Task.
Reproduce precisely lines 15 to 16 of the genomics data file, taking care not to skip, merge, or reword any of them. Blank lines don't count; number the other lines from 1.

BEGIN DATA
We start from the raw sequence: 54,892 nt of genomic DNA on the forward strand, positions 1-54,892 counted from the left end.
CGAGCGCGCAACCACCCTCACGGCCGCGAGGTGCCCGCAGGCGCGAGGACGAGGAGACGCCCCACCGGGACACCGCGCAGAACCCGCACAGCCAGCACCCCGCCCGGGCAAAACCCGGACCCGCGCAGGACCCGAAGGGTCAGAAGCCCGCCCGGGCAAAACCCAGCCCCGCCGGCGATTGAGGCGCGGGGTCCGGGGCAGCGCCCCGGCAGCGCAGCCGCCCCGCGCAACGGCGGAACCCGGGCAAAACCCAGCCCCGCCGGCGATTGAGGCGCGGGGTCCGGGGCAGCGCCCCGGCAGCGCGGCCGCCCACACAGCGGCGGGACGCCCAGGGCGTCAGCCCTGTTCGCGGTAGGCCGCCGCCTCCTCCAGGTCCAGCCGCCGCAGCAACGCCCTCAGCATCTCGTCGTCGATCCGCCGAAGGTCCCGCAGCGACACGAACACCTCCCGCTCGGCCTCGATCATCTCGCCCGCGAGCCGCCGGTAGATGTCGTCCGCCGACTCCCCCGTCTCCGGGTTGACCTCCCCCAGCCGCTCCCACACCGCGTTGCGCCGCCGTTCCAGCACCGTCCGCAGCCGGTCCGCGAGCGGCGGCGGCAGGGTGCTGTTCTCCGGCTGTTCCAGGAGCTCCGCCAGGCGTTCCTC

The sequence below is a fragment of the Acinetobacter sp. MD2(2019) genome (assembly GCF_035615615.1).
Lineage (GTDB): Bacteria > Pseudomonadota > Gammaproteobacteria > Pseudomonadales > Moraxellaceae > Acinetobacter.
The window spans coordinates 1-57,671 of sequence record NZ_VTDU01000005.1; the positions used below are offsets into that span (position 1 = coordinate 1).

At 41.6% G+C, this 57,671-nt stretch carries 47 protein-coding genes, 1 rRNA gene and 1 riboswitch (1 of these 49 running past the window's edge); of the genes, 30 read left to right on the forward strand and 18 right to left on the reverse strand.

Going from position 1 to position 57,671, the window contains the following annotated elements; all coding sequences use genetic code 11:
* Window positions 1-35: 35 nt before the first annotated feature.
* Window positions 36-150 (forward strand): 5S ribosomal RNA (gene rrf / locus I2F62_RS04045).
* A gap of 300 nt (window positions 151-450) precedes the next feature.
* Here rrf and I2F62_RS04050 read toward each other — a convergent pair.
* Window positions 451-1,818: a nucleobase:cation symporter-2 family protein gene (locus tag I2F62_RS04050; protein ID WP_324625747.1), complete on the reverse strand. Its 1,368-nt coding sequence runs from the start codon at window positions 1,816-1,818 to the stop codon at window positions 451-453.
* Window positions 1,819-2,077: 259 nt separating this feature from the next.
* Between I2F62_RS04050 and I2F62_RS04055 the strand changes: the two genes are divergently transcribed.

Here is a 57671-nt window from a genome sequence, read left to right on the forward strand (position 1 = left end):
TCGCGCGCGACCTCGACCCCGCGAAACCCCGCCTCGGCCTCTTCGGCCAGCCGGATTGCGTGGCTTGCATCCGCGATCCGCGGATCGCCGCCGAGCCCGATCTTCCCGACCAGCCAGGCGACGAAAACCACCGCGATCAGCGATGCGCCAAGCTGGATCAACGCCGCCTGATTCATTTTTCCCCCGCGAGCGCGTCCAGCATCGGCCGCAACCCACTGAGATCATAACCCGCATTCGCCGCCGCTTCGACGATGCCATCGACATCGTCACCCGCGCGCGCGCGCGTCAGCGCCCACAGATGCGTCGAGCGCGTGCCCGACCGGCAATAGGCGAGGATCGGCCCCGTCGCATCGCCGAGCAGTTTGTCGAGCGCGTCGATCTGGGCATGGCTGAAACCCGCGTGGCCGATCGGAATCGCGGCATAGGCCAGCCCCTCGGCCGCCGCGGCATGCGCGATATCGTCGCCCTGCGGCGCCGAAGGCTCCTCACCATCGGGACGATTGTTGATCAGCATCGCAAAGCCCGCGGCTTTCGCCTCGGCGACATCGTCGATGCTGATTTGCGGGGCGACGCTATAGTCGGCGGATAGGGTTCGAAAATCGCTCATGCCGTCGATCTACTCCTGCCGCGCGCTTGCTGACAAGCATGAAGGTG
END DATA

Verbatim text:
Here is a 57671-nt window from a genome sequence, read left to right on the forward strand (position 1 = left end):
TCGCGCGCGACCTCGACCCCGCGAAACCCCGCCTCGGCCTCTTCGGCCAGCCGGATTGCGTGGCTTGCATCCGCGATCCGCGGATCGCCGCCGAGCCCGATCTTCCCGACCAGCCAGGCGACGAAAACCACCGCGATCAGCGATGCGCCAAGCTGGATCAACGCCGCCTGATTCATTTTTCCCCCGCGAGCGCGTCCAGCATCGGCCGCAACCCACTGAGATCATAACCCGCATTCGCCGCCGCTTCGACGATGCCATCGACATCGTCACCCGCGCGCGCGCGCGTCAGCGCCCACAGATGCGTCGAGCGCGTGCCCGACCGGCAATAGGCGAGGATCGGCCCCGTCGCATCGCCGAGCAGTTTGTCGAGCGCGTCGATCTGGGCATGGCTGAAACCCGCGTGGCCGATCGGAATCGCGGCATAGGCCAGCCCCTCGGCCGCCGCGGCATGCGCGATATCGTCGCCCTGCGGCGCCGAAGGCTCCTCACCATCGGGACGATTGTTGATCAGCATCGCAAAGCCCGCGGCTTTCGCCTCGGCGACATCGTCGATGCTGATTTGCGGGGCGACGCTATAGTCGGCGGATAGGGTTCGAAAATCGCTCATGCCGTCGATCTACTCCTGCCGCGCGCTTGCTGACAAGCATGAAGGTG